InfiniteWP (IWP) is a centralized management solution for WordPress sites. For someone who manages a large number of WordPress sites, it’s a great way to manage backups, roll out emergency updates, and more, all from one place.
All my ongoing clients are hosted on their own VPS at Digital Ocean. This allows me to scale and manage resources on a client-to-client basis. Someone hits their storage limit? It’s easy enough to mount a cheap storage volume to their droplet and get them back in action.
While the backups I take with IWP are ultimately stored offsite on S3, the process takes place on the server the site is on, which inflates your storage during the process. For one of my clients, this meant going above their storage limit. I quickly mounted a volume and moved the
uploads directory onto that volume, where they would be stored going forward.
However, when IWP takes a backup, it doesn’t keep it in the uploads directory while it’s being created. Instead, it uses its own directory within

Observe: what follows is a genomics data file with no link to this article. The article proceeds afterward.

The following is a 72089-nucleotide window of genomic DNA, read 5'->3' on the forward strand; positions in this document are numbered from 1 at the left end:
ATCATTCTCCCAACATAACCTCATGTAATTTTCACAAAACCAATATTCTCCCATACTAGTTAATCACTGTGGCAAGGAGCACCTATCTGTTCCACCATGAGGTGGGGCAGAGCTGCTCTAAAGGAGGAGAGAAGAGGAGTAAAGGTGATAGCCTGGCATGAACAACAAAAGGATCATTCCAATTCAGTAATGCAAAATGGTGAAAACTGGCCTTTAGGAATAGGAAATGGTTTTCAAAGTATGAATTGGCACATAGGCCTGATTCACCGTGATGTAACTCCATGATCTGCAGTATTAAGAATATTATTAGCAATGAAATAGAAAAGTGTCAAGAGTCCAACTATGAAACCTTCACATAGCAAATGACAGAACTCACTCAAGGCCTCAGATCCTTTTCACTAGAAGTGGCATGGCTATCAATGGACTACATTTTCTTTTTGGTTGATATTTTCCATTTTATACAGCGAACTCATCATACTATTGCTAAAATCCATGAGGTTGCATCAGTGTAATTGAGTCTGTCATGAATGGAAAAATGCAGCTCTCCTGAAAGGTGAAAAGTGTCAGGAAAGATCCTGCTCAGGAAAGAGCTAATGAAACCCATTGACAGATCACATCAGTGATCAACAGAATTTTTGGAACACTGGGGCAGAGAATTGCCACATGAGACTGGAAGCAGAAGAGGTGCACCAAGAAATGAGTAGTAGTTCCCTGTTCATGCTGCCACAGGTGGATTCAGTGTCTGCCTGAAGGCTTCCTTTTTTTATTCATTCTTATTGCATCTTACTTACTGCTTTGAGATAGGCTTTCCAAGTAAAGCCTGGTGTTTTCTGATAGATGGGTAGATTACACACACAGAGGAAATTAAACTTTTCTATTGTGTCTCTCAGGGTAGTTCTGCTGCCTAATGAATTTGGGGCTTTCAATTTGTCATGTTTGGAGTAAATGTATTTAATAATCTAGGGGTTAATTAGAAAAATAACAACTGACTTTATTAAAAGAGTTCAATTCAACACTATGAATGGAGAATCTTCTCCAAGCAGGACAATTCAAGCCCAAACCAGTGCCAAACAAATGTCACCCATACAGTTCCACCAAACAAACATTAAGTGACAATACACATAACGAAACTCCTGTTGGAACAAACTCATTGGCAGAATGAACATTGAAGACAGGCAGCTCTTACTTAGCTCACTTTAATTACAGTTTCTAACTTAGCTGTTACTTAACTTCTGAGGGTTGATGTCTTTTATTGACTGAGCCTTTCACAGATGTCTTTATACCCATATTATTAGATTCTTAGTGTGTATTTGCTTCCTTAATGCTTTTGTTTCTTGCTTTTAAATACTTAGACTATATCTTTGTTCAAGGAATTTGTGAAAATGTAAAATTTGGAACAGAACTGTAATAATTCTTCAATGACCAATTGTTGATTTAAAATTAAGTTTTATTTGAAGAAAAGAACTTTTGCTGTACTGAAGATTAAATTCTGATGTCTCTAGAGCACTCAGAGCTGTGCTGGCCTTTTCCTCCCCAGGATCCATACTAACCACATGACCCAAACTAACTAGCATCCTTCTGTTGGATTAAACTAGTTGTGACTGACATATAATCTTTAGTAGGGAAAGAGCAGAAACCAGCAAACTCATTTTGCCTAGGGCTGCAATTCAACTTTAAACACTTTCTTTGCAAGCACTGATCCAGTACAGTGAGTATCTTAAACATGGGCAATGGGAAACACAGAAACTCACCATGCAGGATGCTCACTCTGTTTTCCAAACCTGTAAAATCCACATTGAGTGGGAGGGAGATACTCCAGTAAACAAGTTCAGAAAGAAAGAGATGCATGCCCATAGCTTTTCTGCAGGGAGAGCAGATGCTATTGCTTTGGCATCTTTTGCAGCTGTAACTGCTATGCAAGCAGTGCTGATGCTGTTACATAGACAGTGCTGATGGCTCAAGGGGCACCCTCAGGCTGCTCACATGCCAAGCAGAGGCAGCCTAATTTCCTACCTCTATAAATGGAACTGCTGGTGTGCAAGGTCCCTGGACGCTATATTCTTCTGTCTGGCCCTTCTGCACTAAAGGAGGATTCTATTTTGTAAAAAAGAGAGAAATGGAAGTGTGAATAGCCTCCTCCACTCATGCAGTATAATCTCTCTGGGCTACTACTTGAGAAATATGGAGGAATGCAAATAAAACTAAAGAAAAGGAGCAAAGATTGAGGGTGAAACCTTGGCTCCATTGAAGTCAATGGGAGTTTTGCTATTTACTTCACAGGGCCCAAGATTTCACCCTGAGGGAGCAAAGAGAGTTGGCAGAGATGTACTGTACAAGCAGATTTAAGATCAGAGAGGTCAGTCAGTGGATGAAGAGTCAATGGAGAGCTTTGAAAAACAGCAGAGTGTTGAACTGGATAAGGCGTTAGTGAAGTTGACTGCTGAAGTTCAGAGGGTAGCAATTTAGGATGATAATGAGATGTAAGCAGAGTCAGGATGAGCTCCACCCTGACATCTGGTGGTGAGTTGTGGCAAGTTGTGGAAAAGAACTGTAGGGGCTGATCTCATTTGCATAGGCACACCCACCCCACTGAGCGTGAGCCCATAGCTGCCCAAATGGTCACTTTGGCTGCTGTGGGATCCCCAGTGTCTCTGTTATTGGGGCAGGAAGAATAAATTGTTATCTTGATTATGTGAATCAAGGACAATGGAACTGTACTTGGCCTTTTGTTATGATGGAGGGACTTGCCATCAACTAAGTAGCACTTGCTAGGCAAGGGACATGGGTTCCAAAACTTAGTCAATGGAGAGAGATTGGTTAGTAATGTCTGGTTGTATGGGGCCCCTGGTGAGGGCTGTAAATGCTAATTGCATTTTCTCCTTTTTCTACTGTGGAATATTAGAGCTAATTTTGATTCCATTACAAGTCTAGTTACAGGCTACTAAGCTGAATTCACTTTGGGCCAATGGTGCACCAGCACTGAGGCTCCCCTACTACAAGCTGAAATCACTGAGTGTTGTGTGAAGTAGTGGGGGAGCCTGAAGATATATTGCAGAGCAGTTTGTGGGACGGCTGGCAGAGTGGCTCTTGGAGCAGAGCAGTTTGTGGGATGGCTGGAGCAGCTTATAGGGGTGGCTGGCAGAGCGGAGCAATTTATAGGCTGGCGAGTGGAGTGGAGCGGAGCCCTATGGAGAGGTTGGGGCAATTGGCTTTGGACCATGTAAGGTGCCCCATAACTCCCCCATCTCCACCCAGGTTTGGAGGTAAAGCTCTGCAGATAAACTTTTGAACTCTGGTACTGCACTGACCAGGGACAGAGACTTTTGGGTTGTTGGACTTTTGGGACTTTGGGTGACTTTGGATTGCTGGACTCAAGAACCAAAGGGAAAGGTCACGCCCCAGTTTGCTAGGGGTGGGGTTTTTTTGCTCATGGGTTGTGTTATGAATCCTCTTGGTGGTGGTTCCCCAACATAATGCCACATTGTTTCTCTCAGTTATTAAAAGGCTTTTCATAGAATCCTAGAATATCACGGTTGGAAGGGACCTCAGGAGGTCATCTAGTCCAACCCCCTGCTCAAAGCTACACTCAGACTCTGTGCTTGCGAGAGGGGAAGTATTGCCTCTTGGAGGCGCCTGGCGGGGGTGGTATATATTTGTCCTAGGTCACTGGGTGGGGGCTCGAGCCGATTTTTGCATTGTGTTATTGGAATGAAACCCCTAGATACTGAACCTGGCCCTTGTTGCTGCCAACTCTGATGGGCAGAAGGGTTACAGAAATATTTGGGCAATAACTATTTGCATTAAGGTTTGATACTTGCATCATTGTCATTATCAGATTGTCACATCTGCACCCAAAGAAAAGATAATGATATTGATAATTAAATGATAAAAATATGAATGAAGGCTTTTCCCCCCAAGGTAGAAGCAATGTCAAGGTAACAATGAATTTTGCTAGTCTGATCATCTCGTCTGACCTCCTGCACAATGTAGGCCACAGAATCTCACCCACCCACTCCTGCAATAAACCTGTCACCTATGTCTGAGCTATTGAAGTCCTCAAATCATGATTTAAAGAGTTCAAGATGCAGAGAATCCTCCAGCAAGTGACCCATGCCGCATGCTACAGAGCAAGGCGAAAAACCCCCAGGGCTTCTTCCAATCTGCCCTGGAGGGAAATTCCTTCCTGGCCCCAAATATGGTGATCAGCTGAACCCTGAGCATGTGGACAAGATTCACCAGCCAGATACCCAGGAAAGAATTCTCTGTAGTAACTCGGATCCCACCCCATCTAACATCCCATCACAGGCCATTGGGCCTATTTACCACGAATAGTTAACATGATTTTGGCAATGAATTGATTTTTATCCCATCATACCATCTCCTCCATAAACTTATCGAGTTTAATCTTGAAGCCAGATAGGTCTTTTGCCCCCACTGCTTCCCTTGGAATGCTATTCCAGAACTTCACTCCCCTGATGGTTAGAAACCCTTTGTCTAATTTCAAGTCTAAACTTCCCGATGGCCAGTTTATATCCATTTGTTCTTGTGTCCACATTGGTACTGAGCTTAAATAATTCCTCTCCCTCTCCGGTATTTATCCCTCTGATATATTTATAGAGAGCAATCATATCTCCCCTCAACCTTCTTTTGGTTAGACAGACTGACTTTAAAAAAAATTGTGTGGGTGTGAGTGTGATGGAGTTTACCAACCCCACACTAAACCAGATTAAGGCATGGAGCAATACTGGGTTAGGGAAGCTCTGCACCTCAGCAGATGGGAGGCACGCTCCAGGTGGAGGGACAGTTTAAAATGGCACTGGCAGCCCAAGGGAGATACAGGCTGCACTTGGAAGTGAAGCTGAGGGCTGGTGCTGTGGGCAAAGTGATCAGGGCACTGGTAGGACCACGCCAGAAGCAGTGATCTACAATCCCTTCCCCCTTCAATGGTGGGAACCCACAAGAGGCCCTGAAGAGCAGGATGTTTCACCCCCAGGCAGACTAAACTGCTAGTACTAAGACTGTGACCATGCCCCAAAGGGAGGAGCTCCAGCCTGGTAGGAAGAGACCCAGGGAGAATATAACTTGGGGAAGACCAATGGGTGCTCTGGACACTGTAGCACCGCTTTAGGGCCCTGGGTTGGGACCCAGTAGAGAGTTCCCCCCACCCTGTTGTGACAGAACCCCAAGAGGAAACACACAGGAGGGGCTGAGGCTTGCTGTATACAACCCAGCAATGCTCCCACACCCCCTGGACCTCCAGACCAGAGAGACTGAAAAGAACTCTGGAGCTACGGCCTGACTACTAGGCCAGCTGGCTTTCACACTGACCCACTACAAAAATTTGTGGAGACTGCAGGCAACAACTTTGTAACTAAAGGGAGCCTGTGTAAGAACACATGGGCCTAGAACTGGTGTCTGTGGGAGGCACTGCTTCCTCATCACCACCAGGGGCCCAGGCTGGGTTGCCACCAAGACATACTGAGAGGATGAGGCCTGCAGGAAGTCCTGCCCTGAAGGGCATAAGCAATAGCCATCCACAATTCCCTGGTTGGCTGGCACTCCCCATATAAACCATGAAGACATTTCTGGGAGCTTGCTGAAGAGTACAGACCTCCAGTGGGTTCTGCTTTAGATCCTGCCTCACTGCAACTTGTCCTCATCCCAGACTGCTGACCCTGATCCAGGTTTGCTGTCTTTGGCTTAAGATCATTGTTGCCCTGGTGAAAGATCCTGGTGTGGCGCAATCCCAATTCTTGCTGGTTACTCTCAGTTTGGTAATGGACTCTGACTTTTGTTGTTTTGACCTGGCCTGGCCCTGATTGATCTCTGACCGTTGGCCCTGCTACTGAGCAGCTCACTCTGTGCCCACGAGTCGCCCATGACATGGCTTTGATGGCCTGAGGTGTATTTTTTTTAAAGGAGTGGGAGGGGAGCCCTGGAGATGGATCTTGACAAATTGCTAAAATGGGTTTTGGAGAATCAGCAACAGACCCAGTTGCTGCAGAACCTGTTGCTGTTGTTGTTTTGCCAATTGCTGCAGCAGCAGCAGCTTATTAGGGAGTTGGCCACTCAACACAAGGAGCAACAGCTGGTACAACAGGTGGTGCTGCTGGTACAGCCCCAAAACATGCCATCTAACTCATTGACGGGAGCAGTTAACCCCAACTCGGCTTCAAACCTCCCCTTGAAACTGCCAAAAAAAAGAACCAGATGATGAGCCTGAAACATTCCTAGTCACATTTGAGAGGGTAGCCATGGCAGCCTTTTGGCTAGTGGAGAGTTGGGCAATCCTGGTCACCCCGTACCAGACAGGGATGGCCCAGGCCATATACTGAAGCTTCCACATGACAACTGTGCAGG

wp-content. This means that while the uploads were being stored on the new volume, these backups were being stored on the original VPS. This was fine at the moment, but would eventually break as I continued scaling the volume beyond the original VPS storage limit.
Customize the IWP Backup Directory
Fortunately, you can quickly change the directory IWP uses to store backups. All it takes is customization of a PHP constant. For me, it was ideal to put it within the
uploads directory so it would be stored on the new volume.
You can define this within the
wp-config.php file, but be sure to add it after
WP_CONTENT_DIR is defined. If you have a proprietary plugin you load to all your sites and you want to configure them all this way, you could define it there as well. Since this uses a PHP constant, you shouldn’t have to define it within an action or filter. Within the plugin’s main file should be fine.
define('IWP_BACKUP_DIR', WP_CONTENT_DIR . '/uploads/infinitewp/backups');
And you’re done.